A recent study settles the debate on whether or not diet pop saves calories at fast-food outlets or whether it gives consumers the green light to buy that extra burger, dessert or large fries.
What’s the verdict?
Researchers from the UBC Sauder School of Business examined 9,000 McDonald’s meals involving more than 2,000 people, where roughly 64 per cent ordered regular soft drinks and 20 per cent ordered diet pop. They found no evidence that consumers are using diet drinks to justify other indulgences.
What about the calorie count?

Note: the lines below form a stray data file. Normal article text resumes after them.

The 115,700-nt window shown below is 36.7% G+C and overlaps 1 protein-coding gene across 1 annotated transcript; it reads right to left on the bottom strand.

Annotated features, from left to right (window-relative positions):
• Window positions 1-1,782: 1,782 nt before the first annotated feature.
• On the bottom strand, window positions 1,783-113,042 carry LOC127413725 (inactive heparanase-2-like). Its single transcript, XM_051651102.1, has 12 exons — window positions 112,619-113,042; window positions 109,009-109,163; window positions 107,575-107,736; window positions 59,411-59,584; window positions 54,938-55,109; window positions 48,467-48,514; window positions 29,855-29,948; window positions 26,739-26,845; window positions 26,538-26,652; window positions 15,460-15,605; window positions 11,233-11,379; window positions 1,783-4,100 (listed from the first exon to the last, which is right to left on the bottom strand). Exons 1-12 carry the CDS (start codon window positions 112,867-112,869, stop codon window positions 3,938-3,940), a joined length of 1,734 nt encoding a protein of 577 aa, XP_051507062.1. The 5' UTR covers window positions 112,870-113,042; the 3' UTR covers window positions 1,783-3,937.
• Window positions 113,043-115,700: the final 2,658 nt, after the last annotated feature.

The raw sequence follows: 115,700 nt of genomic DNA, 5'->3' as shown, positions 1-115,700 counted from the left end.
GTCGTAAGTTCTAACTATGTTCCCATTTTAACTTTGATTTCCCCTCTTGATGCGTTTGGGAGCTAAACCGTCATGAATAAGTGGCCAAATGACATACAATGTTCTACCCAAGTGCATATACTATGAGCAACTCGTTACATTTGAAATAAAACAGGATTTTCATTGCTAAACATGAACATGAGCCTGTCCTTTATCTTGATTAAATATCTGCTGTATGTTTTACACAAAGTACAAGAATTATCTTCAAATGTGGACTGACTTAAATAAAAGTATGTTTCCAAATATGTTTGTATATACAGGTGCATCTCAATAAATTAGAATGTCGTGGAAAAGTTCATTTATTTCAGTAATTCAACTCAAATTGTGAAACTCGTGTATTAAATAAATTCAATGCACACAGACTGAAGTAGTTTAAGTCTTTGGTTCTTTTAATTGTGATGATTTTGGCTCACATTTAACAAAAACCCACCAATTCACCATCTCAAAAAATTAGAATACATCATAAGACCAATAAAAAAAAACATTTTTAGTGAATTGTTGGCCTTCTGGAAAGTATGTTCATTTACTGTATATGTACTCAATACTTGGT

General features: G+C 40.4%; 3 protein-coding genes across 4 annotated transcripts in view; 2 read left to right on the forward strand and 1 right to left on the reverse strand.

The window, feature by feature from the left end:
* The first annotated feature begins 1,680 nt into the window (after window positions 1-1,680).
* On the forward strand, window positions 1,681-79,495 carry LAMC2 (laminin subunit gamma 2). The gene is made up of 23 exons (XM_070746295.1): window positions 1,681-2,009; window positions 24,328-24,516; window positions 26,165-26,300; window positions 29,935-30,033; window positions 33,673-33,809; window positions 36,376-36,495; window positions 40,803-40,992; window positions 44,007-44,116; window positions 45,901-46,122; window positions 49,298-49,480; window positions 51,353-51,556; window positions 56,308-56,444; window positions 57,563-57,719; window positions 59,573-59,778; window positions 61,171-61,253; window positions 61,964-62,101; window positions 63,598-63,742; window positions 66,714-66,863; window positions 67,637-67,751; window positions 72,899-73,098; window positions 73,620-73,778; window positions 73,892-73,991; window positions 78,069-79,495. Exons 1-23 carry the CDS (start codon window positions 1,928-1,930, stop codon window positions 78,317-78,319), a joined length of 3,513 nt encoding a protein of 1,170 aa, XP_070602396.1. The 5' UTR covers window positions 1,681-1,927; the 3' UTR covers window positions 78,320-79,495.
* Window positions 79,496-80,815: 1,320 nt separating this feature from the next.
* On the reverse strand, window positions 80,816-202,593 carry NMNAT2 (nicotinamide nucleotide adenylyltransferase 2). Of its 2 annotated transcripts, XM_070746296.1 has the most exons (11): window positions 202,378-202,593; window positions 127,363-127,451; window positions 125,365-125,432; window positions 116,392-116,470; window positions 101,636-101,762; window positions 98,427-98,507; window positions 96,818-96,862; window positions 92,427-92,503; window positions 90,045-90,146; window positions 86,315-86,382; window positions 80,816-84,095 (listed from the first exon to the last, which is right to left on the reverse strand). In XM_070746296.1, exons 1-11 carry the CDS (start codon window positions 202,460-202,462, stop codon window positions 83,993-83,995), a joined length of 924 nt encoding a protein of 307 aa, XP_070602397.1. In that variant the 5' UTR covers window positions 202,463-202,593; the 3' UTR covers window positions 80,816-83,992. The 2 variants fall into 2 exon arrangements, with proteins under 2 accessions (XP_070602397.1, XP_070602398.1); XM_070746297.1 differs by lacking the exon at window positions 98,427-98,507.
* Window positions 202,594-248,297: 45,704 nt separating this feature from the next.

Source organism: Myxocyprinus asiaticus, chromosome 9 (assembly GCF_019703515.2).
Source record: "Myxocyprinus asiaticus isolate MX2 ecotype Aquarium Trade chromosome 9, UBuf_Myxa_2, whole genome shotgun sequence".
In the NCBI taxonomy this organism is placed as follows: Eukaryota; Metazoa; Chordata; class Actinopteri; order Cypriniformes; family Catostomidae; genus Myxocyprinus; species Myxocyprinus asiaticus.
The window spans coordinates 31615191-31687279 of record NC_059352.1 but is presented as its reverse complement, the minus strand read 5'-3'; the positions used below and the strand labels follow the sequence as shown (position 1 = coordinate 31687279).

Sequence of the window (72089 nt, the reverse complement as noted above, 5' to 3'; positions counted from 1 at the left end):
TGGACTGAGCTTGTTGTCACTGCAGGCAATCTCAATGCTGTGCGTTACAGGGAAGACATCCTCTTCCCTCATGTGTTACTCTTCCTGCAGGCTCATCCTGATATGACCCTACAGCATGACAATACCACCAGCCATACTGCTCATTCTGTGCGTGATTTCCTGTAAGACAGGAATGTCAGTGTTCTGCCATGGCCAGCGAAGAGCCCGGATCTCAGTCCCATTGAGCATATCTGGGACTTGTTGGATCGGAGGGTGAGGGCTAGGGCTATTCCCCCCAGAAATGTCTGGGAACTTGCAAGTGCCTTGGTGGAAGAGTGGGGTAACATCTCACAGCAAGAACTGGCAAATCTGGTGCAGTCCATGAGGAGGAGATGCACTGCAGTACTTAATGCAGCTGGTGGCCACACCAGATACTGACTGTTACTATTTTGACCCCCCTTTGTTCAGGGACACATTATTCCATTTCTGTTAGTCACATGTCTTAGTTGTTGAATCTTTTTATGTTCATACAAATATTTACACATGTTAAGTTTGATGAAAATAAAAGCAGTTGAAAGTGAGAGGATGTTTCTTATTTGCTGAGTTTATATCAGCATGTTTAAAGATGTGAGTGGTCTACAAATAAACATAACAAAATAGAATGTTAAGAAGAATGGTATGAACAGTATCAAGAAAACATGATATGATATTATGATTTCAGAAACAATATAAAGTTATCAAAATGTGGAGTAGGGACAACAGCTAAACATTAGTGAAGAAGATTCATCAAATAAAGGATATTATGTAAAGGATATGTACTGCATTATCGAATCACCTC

The study also found that people who bought diet drinks had significantly lower overall calorie counts: 298 fewer calories (18 fewer teaspoons of sugar) for those who ordered a large diet drink and 156 fewer calories (roughly 10 fewer teaspoons) for those ordering a medium one.
Why does this matter?
Professor Emeritus Dr. Charles Weinberg (he/him), co-author on the study, says that although drinking water with a meal is the healthiest option, health authorities may want think about how diet drinks can fit into a harm-reduction strategy since they provide a healthier alternative to sugary drinks. Read more here.
Interview language(s): English